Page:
The US Federal Trade Commission (FTC) and Israel-based Teva Pharmaceuticals Industries have reached a global settlement to resolve three separate federal court antitrust lawsuits involving the latter’s subsidiaries.
Subject to approval by various courts, the stipulated order from the FTC will block Teva from engaging in reverse-payment patent settlement agreements that would hinder consumer access to lower-priced generic drugs.
The FTC has agreed to dismiss its claims against the Israeli pharma company and its affiliates in the FTC v. AbbVie, FTC v. Actavis and FTC v. Allergan cases.
The competition authority and Teva will also modify some of the terms in their 2015 consent decree while the pharma company will not have to pay any additional amount to the competition watchdog as part of the settlement.
FTC Chairman Joe Simons said: “This settlement represents another milestone in the Commission’s unwavering commitment to put an end to harmful reverse-payment agreements.
“This broad settlement prevents the world’s largest manufacturer of generic drugs from entering into collusive agreements that prevent price competition by keeping generic drugs off the market.”
In the FTC v. Actavis case, the FTC filed its complaint in 2009 alleging a reverse-payment agreement between Solvay and Watson, now a subsidiary of Teva to delay the release of a generic version of AndroGel, a commonly used testosterone replacement drug.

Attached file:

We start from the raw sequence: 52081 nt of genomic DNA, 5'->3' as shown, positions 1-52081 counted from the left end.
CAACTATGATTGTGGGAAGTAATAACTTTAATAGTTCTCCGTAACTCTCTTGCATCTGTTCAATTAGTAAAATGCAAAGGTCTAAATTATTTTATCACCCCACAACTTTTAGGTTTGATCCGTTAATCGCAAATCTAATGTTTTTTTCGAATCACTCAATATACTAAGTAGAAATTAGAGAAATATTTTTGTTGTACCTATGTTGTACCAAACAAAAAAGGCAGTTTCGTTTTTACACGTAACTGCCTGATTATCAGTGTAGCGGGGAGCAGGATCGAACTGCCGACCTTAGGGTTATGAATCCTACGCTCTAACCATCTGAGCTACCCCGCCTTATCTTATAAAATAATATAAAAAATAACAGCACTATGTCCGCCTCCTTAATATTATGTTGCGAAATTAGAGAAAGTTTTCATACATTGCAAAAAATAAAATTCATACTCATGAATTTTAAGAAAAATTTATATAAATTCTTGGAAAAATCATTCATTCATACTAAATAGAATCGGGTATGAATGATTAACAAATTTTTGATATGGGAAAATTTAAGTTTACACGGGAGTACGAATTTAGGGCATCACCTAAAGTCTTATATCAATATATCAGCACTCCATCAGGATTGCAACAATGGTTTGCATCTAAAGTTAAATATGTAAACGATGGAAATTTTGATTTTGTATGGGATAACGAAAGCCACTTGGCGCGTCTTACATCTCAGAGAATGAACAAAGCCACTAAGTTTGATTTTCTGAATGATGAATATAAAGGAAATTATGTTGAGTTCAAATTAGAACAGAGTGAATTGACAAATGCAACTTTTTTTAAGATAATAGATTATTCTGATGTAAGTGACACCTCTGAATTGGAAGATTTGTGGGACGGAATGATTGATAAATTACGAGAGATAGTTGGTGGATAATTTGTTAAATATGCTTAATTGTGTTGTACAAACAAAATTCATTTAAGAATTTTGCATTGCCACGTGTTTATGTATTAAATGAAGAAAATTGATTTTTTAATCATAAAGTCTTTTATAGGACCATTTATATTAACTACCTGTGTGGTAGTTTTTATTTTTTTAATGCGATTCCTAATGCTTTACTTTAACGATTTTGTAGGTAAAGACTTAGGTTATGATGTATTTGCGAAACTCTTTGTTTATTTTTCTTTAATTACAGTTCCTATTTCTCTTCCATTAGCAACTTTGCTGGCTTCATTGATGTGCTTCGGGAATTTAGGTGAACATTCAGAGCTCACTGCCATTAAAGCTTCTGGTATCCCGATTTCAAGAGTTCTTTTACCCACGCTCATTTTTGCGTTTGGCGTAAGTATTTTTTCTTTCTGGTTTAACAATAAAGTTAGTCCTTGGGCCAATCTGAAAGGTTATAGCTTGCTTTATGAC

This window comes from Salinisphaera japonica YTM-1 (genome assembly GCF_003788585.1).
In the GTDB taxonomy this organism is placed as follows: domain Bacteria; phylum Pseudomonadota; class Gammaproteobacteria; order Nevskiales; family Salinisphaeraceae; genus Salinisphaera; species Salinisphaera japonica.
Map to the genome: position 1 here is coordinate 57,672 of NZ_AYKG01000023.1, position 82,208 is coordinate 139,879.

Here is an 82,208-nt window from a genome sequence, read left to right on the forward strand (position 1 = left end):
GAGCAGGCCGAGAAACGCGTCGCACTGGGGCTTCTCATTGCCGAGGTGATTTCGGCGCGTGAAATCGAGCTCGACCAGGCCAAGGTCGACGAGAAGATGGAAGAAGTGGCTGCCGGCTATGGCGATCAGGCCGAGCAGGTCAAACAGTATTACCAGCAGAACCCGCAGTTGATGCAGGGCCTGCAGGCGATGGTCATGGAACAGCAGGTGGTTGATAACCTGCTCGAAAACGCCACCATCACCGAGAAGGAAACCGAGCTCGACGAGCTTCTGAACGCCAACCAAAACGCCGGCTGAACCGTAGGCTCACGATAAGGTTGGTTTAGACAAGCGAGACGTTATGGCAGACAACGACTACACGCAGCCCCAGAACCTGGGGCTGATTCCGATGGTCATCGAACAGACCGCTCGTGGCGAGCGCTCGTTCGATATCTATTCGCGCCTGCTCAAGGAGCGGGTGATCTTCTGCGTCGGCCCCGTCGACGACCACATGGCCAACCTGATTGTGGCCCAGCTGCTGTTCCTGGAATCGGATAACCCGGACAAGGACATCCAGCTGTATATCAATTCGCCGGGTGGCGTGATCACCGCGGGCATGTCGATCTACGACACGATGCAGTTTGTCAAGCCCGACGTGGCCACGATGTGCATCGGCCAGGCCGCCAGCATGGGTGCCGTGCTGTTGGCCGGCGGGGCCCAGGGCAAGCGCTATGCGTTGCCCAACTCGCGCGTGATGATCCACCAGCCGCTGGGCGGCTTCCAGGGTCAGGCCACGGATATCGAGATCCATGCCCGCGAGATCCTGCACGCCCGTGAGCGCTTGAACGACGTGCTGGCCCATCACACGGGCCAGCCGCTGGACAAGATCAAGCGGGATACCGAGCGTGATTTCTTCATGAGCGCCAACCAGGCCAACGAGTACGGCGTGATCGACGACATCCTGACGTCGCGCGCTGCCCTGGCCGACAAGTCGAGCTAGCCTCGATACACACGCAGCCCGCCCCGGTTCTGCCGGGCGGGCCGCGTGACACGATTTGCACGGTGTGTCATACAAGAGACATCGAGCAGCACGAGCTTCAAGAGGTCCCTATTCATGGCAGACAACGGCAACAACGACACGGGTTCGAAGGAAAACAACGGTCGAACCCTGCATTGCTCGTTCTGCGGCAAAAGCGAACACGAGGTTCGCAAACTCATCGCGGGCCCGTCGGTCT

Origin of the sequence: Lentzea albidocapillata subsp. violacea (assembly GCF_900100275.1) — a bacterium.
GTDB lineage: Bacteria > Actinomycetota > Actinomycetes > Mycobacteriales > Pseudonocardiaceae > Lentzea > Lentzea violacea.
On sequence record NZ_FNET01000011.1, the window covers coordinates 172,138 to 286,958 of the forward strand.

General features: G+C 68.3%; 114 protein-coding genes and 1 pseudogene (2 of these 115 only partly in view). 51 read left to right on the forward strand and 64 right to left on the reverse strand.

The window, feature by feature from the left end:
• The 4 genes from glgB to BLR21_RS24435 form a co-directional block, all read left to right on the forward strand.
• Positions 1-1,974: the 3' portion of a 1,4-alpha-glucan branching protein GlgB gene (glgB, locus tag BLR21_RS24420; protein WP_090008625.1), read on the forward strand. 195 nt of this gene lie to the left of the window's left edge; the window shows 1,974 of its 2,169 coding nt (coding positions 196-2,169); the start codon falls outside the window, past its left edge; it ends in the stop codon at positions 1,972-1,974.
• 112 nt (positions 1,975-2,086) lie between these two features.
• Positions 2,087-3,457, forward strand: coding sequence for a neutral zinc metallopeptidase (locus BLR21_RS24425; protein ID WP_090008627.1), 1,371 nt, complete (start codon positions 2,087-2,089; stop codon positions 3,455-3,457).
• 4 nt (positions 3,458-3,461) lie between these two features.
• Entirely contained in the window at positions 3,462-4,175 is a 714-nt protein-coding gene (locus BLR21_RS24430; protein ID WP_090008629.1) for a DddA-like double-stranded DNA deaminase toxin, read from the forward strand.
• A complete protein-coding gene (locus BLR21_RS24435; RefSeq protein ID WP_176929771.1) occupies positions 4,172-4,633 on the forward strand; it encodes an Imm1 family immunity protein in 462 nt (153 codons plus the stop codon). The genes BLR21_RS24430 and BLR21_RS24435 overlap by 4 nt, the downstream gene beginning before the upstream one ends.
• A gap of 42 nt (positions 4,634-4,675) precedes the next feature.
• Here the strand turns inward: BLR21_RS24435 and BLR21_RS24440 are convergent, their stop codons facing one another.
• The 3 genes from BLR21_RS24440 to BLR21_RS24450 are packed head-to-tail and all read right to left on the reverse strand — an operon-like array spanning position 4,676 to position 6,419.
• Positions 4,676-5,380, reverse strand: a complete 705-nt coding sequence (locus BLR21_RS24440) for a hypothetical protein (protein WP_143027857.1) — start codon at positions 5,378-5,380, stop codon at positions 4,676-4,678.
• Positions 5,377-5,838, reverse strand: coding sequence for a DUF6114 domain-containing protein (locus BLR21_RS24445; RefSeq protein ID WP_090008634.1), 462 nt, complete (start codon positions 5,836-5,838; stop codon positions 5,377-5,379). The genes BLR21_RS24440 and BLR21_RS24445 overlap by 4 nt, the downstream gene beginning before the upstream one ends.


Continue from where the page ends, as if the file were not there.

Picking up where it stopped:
In the FTC v. AbbVie case, the FTC filed its complaint in 2014 alleging a reverse-payment agreement between AbbVie and Teva to delay the launch of lower-priced versions of AndroGel.
In the FTC v. Allergan case, the Commission filed its complaint in 2017 alleging that Endo Pharmaceuticals paid generic manufacturers, including Watson, to delay launching a generic version of Lidoderm, which is a topical patch used to relieve pain resulting from a complication of shingles.
Teva North America commercial EVP and Head Brendan O’Grady said: “We are very pleased to put these litigations against the FTC behind us.
“We also appreciate the FTC’s willingness to modify our consent decree to eliminate certain administrative burdens that will make it easier for us to navigate the patent issues that are critical to our business.”